Early in spring, the wildflowers bloom in the grassland. But late spring brings on the chaparral flowers. Here are a few photos from last week.
The balsamroot plants on our ranch are having a good season. They like the open grassland mostly on north-facing slopes near the top of ridges. It’s easy to think they’re mules ear from a distance as the flowers are so similar, but up close it’s easy to differentiate between the two as their leaves are nothing like the large leaves that give mules ear its name.
We had a lot of rain this year and there’s more balsamroot blooming than I’ve ever seen before.
Here’s a link to more information about this uncommon plant which can be found in the east bay hills.
While talking wildflowers with a friend, he asked me for my favorite.
Having been at the ranch yesterday and having photographed quite a few flowers, I had no trouble giving him an answer. Goldfields.
Others flowers are close, but on a good year, the goldfields are unbelievable and this is a good year.
Yesterday was a good day at the ranch.
The day got off on a good note when I spotted a group of tule elk bulls feeding along the side of highway 84. I did you U-turn and snapped a few photos.
Arriving about 8 AM, the first item on the agenda was a whipsnake survey. Unfortunately I found only a western fence liizard for my efforts, but did snap a couple more photos.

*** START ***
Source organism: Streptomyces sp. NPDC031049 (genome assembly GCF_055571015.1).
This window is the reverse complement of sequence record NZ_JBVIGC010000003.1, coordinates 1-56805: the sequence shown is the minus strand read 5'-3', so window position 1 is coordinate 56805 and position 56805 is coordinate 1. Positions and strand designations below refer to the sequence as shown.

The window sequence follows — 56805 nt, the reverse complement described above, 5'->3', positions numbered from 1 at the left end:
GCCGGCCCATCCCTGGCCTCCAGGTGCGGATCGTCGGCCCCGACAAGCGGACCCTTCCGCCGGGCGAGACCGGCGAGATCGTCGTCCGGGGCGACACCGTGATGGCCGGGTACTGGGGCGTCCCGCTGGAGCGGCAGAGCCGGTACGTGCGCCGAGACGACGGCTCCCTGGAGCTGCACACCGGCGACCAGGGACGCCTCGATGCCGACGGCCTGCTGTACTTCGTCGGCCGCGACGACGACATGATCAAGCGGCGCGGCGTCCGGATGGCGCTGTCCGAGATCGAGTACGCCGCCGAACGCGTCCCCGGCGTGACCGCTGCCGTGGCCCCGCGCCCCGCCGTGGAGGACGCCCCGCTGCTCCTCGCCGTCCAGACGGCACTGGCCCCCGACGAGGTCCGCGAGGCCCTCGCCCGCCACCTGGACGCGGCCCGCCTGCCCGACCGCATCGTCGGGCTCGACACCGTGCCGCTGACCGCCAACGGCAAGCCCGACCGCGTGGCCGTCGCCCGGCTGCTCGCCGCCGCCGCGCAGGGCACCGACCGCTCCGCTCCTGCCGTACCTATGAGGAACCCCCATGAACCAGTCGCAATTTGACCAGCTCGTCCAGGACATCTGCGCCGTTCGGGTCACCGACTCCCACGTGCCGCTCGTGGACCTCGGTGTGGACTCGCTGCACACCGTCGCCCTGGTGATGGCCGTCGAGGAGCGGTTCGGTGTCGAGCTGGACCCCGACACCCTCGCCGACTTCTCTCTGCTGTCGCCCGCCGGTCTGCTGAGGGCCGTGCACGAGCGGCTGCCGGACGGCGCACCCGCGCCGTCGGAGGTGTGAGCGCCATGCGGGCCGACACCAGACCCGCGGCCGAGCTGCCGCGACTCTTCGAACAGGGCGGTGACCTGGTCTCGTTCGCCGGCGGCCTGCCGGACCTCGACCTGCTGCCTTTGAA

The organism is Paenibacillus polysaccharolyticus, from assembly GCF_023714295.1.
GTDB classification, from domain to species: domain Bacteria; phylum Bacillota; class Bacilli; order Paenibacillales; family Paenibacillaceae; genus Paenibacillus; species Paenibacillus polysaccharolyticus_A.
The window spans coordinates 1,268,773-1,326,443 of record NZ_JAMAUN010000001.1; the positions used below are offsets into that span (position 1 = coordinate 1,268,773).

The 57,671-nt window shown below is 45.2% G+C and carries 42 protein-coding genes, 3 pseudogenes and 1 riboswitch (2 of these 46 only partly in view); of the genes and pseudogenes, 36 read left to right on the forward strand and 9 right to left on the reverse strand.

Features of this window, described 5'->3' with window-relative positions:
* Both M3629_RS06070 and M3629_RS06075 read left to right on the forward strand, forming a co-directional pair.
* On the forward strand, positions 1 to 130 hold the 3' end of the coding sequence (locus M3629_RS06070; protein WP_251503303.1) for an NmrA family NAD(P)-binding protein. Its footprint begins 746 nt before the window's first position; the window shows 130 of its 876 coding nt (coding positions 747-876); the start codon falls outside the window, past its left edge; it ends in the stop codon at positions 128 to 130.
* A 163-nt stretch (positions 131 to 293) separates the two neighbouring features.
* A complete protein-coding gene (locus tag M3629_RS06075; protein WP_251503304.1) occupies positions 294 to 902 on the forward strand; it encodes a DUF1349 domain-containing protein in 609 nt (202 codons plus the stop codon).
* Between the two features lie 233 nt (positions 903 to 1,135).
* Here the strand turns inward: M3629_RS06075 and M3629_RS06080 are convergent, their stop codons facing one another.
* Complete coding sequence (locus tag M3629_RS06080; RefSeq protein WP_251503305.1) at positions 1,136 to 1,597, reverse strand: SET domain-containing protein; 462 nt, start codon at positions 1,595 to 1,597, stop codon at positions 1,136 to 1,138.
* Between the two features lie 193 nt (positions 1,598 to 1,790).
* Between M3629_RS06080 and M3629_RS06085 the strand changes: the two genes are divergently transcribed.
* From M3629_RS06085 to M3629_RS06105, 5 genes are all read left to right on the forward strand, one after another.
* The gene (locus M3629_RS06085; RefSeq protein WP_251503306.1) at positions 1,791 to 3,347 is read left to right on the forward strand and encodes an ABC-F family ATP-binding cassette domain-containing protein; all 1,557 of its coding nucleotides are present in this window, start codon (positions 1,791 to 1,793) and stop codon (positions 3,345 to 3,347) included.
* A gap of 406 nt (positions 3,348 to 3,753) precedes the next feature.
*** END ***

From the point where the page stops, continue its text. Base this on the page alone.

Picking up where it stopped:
A morning dove perched on the dead limbs of a blue oak.
It has been a good year for some wildflowers.
On the way home, a bobcat walked across the road in front of me. I snapped a photo before he went out of site. I think I’ve photographed him before.
May is a time for rattle snakes.
But, it’s also a time for wildflowers and butterflies.
That’s primarily what caught my eye last Wednesday at the ranch. Here are a few photos. (read more)
Snow Plant (Sarcodes sanguinea Torr.) This plant is a fungi that feeds off the roots of conifers.
While returning from shopping in Susanville, I drove a back road and came upon an area loaded with snow plants. They pop from the ground in spring shortly after the snow melts and are quite beautiful. My Grandmother used to point them out whenever she spotted one.
Here’s a photo of a bunch of plants that are more mature, but also a little fried from sunlight. They don’t last too long in the sun and are found in the pine needles underneath large conifers.